After all, one study by Exasol reported that 93% of the leaders and data professionals questioned emphatically believed that,“decisions made as a result of successful data storytelling have the potential to help increase revenue.” And now, with such fluid market conditions, this figure is likely to increase even further.
By understanding what spending looks like across demographics, as well as how confident your consumers are at any given moment, where they spend their time, and what their major concerns and challenges are, you can continue to generate demand as behaviour cycles evolve.
In this scenario, adaptations and course alignments need to happen quickly in order to cater for your audience’s emotional mood, and they must be expressed in such a way that they feel personal to each individual.
The most dynamic, fast-moving brands are already working to pivot their offering to fit this new way of connecting. Take British broadcaster Channel 4, for example. Recognising the impact population change is having on their demographics, and in particular the rise in Gen-Z viewers, the channel is launching a new imprint: Channel 4.0.
This new facet of the channel will house content specifically curated to pique the interests of Gen Z viewers, with original programming from influencers with huge popularity in their age group. By locating itself on YouTube, Channel 4.0 also recognises and capitalises upon the viewing habits of their target audience, further demonstrating how attuned they are to the needs of that demographic.
The channel will also feature content designed to teach and advise would-be content creators within the Gen Z space, providing value at a deeper emotional level by recognising their aspirations and providing an invaluable resource with enriching long-term utility.
On this topic, 4Studio Managing Director, Matt Risley said: “Channel 4.0 is a hugely exciting addition to our impactful social portfolio, offering new, exciting and rambunctious ways to reach and engage young audiences with content and creators that really resonate with them.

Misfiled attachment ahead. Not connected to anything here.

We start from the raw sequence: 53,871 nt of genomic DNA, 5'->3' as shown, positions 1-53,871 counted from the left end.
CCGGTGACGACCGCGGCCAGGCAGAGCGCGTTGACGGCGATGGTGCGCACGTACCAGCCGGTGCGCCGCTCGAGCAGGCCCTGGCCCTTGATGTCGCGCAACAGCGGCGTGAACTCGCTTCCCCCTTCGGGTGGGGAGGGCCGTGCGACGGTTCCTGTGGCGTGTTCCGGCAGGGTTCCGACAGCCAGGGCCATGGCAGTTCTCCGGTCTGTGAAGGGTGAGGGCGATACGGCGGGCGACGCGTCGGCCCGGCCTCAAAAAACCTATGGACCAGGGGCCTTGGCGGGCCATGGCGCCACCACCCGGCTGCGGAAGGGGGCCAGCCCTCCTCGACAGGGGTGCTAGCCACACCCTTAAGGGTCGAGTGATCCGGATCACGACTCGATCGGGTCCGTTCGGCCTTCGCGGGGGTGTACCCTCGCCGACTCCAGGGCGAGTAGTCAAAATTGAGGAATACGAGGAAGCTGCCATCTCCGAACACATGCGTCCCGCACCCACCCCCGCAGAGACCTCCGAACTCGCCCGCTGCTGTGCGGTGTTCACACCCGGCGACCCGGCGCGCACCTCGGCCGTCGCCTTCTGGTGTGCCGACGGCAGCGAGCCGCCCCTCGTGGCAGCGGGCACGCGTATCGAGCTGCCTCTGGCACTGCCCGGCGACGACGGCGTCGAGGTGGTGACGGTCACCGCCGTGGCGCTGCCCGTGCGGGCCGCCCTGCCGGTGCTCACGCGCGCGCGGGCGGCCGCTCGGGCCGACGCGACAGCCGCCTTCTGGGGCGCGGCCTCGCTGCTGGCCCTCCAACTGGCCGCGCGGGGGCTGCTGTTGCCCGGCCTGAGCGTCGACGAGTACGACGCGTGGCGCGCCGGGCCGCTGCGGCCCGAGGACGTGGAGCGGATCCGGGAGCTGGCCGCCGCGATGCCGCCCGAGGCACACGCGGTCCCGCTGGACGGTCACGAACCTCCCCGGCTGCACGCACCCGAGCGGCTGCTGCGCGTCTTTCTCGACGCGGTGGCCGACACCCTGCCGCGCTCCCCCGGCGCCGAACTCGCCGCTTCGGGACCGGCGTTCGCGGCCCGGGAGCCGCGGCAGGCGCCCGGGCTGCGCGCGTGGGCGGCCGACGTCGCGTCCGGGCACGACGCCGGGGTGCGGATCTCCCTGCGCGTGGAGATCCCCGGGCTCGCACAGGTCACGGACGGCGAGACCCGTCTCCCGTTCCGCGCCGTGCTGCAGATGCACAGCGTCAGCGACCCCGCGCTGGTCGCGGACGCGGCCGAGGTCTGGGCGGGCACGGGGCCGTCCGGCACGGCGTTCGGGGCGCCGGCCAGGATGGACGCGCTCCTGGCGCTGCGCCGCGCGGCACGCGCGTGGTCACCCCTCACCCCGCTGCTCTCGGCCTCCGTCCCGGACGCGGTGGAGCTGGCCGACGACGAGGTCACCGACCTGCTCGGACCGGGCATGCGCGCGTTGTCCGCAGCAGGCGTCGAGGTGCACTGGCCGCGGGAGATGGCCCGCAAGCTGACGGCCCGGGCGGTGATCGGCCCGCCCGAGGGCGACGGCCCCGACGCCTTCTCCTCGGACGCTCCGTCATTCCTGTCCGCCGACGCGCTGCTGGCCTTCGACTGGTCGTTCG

By recognising areas in which your own company can generate demand, either within an untapped demographic, or through addressing a particular pain point that has cropped up in response to market conditions, you can continue to provide a depth of value that will see consumers remaining engaged with and loyal to your brand.
Though there’s an undeniably tough challenge ahead for brands and consumers alike, by reimagining the way we form our relationships with consumers, it will be possible to continue to pursue meaningful engagement and long-term growth.
By using the data at your disposal to derive deeper insights into how your consumer is feeling, and acting across multiple channels in a dynamic, fluid fashion to ensure their needs are met, you can help your performance remain resilient, whilst helping your consumers experience your brand in a way that delivers true value.
To find out how the mci group network can help you to reimagine the way your brand can navigate uncertainty and add value to your consumer’s experience, Call +41 22 33 99 500 or Email: firstname.lastname@example.org.